A U.S.—backed proposal to ban the export of Atlantic bluefin tuna prized in sushi was rejected Thursday by a U.N. wildlife meeting, with scores of developing nations joining Japan in opposing a measure they feared would devastate fishing economies.
Monaco introduced the proposal at the 175—nation Convention on International Trade in Endangered Species, or CITES. It argued that extreme measures for the iconic, migratory fish were necessary because the stocks have fallen by 75 percent due to widespread overfishing.
But as the debate opened, it became clear that the proposal had little support. Only the United States, Norway and Kenya supported the proposal outright. The European Union asked that implementation be delayed until May 2011 to give authorities time to respond to concerns about overfishing.
Japan, which imports 80 percent of Atlantic bluefin and has led the opposition to the ban, reiterated its arguments that CITES should have no role in regulating tuna and other marine species. It expressed willingness to accept lower quotas for bluefin tuna but wanted those to come from the International Commission for the Conservation of Atlantic Tunas, or ICCAT, which currently regulates the trade.
“Japan is very much concerned about the status of Atlantic bluefin tuna and Japan has been working so hard for many years to ensure recovery,” Masanori Miyahara, chief counsellor of the Fisheries Agency of Japan, told delegates. “But our position is very simple. Let us do this job in ICCAT, not in CITES. This position is shared by majority of Asian nations.”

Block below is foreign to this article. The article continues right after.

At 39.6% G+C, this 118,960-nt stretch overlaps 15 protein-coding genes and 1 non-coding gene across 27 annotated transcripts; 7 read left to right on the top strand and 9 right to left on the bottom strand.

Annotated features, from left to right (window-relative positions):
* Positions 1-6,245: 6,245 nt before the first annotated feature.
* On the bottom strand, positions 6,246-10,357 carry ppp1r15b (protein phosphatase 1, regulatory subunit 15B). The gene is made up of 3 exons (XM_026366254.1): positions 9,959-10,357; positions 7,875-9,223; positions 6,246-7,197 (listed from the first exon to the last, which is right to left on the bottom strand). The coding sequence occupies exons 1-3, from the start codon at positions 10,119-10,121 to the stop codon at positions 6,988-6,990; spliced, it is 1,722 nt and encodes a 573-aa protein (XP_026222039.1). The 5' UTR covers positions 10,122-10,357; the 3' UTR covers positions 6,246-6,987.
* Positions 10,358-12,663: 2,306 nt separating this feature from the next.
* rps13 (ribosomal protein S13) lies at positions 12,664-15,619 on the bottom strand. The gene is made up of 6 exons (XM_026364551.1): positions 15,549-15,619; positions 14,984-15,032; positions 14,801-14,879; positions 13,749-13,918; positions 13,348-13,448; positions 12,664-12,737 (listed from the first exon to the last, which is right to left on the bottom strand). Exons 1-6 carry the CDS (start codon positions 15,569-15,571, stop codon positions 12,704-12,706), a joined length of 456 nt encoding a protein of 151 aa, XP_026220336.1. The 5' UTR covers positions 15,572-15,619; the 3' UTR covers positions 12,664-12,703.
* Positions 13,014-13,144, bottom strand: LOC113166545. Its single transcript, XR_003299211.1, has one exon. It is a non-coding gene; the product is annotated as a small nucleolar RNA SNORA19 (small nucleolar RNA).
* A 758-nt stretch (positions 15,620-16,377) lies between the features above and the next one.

Monaco tried to sway the delegates by reminding them that ICCAT has for years failed to maintain sustainable quotas that were supported by its own scientists. It also unsuccessfully tried to dispel fears that a CITES listing would last forever - even including language allowing Atlantic bluefin to be delisted once the stock recovers.
“This exploitation is no longer exploitation by traditional fishing people to meet regional needs,” Monaco’s Patrick Van Klaveren told delegates. “Industrial fishing of species is having a severe effect on numbers of this species and its capacity to recover. We are facing a real ecosystem collapse.”
The tuna defeat came hours after delegates rejected a U.S. proposal to ban the international sale of polar bear skins and parts, showing that economic interest at this meeting appeared to be trumping conservation. It also raised the prospect that a CITES meeting that was packed with several dozen promising proposals could end next week in failure for environmentalists.
The Americans argued that the sale of polar bears skins is compounding the loss of the animals’ sea ice habitat due to climate change. There are projections that the bear’s numbers, which are estimated at 20,000 to 25,000, could decline by two—thirds due by 2050 due to habitat loss in the Arctic.
But Canada, Greenland and several indigenous communities argued the trade had little impact on the white bears population and would adversely affect their economies.